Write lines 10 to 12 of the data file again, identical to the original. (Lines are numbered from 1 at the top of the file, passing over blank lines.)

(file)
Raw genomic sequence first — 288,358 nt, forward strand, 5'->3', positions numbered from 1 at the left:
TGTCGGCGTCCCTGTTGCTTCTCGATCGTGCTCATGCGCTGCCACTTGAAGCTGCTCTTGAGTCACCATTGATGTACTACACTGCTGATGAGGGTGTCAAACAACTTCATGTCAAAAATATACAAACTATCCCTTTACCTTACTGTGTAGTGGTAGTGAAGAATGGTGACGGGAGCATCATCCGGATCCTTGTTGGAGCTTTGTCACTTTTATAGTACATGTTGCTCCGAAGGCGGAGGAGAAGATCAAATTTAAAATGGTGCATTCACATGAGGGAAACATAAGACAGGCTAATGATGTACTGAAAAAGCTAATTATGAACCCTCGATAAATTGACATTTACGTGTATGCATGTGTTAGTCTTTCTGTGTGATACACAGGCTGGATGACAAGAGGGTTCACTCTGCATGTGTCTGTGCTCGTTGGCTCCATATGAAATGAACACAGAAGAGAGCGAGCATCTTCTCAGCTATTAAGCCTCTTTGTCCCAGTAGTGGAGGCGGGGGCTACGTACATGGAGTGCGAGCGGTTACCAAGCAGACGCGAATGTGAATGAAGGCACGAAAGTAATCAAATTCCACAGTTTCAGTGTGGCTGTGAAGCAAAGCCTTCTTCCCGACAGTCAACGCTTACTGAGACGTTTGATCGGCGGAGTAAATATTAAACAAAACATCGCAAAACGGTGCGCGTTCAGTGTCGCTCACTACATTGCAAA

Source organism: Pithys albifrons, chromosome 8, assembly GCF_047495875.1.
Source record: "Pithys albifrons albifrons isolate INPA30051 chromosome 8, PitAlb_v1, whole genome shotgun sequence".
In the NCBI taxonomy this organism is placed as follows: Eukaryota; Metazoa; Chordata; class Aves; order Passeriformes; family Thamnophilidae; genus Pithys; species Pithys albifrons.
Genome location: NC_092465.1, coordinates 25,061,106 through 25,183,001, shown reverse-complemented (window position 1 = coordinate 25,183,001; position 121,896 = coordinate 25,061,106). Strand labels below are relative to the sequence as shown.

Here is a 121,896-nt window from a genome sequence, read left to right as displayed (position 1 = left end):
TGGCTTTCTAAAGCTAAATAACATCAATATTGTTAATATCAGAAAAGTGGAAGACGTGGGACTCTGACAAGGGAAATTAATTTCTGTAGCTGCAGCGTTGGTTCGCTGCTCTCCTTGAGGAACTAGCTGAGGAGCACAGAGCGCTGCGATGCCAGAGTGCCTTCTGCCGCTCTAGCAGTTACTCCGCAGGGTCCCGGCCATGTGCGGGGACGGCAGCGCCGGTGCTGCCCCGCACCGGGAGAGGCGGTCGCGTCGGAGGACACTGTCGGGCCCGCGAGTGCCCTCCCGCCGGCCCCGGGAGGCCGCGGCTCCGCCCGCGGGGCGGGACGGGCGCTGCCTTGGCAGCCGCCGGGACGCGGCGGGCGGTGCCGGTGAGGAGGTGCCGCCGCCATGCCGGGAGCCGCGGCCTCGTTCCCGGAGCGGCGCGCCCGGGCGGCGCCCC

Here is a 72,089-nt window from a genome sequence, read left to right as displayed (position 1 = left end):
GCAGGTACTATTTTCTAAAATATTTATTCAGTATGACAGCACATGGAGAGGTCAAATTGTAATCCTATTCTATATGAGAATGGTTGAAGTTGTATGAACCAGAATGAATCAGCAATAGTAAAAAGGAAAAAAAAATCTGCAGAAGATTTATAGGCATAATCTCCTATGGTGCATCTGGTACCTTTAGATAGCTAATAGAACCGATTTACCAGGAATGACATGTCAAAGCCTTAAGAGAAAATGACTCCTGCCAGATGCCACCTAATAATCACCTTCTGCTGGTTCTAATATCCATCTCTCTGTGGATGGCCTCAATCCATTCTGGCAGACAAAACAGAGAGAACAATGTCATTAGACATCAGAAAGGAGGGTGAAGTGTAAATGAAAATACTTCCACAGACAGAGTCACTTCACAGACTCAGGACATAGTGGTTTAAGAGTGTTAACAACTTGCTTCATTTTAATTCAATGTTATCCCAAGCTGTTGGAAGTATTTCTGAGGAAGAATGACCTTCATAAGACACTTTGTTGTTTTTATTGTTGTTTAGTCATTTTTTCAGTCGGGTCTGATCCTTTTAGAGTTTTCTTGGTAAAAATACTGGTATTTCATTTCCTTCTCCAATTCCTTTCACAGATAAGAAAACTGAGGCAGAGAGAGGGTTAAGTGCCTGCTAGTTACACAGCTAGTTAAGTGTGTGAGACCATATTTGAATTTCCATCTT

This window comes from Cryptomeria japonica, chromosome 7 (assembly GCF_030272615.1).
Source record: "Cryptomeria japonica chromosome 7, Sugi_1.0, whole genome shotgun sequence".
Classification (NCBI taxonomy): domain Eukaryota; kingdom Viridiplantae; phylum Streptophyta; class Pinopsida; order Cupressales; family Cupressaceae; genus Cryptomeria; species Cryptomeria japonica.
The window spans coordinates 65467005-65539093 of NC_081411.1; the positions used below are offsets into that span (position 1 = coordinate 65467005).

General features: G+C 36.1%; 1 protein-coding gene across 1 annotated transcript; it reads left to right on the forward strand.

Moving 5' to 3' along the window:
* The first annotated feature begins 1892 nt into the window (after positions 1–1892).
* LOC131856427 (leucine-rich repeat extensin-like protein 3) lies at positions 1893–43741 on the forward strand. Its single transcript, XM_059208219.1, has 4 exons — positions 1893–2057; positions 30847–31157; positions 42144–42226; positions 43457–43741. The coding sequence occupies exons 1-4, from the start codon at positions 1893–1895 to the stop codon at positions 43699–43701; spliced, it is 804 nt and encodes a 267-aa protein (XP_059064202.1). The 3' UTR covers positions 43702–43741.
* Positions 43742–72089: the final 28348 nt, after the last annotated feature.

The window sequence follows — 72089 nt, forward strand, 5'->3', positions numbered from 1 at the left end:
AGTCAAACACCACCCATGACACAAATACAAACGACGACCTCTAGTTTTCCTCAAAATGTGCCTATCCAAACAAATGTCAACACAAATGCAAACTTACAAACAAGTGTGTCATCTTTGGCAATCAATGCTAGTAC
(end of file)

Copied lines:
GCAGGTACTATTTTCTAAAATATTTATTCAGTATGACAGCACATGGAGAGGTCAAATTGTAATCCTATTCTATATGAGAATGGTTGAAGTTGTATGAACCAGAATGAATCAGCAATAGTAAAAAGGAAAAAAAAATCTGCAGAAGATTTATAGGCATAATCTCCTATGGTGCATCTGGTACCTTTAGATAGCTAATAGAACCGATTTACCAGGAATGACATGTCAAAGCCTTAAGAGAAAATGACTCCTGCCAGATGCCACCTAATAATCACCTTCTGCTGGTTCTAATATCCATCTCTCTGTGGATGGCCTCAATCCATTCTGGCAGACAAAACAGAGAGAACAATGTCATTAGACATCAGAAAGGAGGGTGAAGTGTAAATGAAAATACTTCCACAGACAGAGTCACTTCACAGACTCAGGACATAGTGGTTTAAGAGTGTTAACAACTTGCTTCATTTTAATTCAATGTTATCCCAAGCTGTTGGAAGTATTTCTGAGGAAGAATGACCTTCATAAGACACTTTGTTGTTTTTATTGTTGTTTAGTCATTTTTTCAGTCGGGTCTGATCCTTTTAGAGTTTTCTTGGTAAAAATACTGGTATTTCATTTCCTTCTCCAATTCCTTTCACAGATAAGAAAACTGAGGCAGAGAGAGGGTTAAGTGCCTGCTAGTTACACAGCTAGTTAAGTGTGTGAGACCATATTTGAATTTCCATCTT

This window comes from Cryptomeria japonica, chromosome 7 (assembly GCF_030272615.1).
Source record: "Cryptomeria japonica chromosome 7, Sugi_1.0, whole genome shotgun sequence".